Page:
While multiple different styles of dials were fitted to Accutron Astronaut watches during the 1960s, the version recreated for this new model is one of the less common varieties. It features a matte black surface that houses a unique mix of polished faceted batons, small luminous squares, and triangles for the hour markers. An applied “Accutron” emblem sits below the 12 o’clock marker, while the word “Astronaut” resides on the lower half of the dial in the same italicized font that can be found on the vintage models. Four centrally-mounted hands are responsible for displaying the time. The 12-hour hand and minute hand appear as what could best be described as an angular dauphine shape, while the 24-hour hand is a thin polished shaft with a luminous triangular tip. All four of the hands feature luminous elements, but rather than having a small luminous tip or counterweight, the seconds hand features a slightly bulbous shape that gets filled with Super-LumiNova to match the rest of the hands and hour markers.
The original Astronaut watches from the 1960s were powered by the battery-operated Accutron 214 tuning fork movement, and it was specifically this state-of-the-art caliber with its ultra-high frequency and only 12 moving parts that made Accutron timepieces ideal for the challenging conditions of supersonic flight. That said, although the Accutron tuning fork movements were quite robust in actual use, they were also rather delicate and tedious to service, and the advent of quartz timekeeping technology ultimately signaled the end of the electric tuning fork platform. Consequently, the new Accutron Astronaut is powered by the fully mechanical Sellita SW330 automatic movement, which runs at a frequency of 28,800vph (4 Hz) with this variation offering a power reserve of approximately 56 hours. As the watch industry’s go-to Swiss GMT movement, the SW330 is very much a known quantity, and it offers a proven design along with the additional functionality of an independently adjustable 24-hour hand. While only a relative handful of watchmakers are properly set up to service a vintage Accutron 214 tuning fork movement, the complete opposite can be said about the SW330, and its ubiquitous design can easily be maintained by just about any competent watchmaker in the world.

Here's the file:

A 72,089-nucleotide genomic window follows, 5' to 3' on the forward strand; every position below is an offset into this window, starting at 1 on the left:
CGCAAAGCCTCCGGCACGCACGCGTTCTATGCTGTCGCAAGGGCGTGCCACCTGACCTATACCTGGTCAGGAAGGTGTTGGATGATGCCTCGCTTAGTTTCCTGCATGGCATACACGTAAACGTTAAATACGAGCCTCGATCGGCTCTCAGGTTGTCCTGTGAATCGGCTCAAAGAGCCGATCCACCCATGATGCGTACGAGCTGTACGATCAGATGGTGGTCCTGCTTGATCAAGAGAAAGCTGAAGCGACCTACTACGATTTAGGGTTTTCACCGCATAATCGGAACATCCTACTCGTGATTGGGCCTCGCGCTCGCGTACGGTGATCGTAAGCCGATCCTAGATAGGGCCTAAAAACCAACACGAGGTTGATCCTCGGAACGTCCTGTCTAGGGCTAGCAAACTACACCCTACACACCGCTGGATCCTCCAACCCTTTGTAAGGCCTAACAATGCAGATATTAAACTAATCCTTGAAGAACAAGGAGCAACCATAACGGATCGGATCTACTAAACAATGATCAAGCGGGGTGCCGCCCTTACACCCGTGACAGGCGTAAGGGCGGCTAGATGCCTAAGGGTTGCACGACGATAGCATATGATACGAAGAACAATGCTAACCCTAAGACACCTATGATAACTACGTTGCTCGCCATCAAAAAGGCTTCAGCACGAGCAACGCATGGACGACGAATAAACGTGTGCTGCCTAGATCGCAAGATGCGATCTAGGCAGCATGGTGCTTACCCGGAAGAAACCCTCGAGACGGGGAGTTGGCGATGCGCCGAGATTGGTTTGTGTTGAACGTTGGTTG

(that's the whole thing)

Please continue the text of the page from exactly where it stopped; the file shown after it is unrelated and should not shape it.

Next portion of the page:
The wording of the press release specifically describes this new model as “the brand’s very first re-edition in an exciting new series of Accutron Astronaut timepieces.” However, it’s important to note that this particular 1968 “T” edition will not be a permanent addition to the collection, and it will instead be produced as a limited edition of just 300 pieces with an official retail price of $3,500 USD as of press time. It’s clear that the new Astronaut revival model is aimed almost exclusively at an enthusiast audience, and if you look at what Accutron is charging for it compared to other similar offerings, the new revival model is certainly priced accordingly. Watches powered by this same movement can be found for about a third of the price, and even true vintage examples of the Accutron Astronaut can be purchased for quite a bit less in working condition (although you may not be able to track down a vintage example of this rare “T” variant). However, for the collector who loves the iconic aesthetic of the Astronaut and wants to be able to wear it in a care-free manner on a daily basis without any worries of potentially damaging an old movement that is difficult to service, the new Accutron Astronaut makes an excellent alternative, and it will be interesting to see how the collection continues to grow from here. For more information, please visit the brand’s website.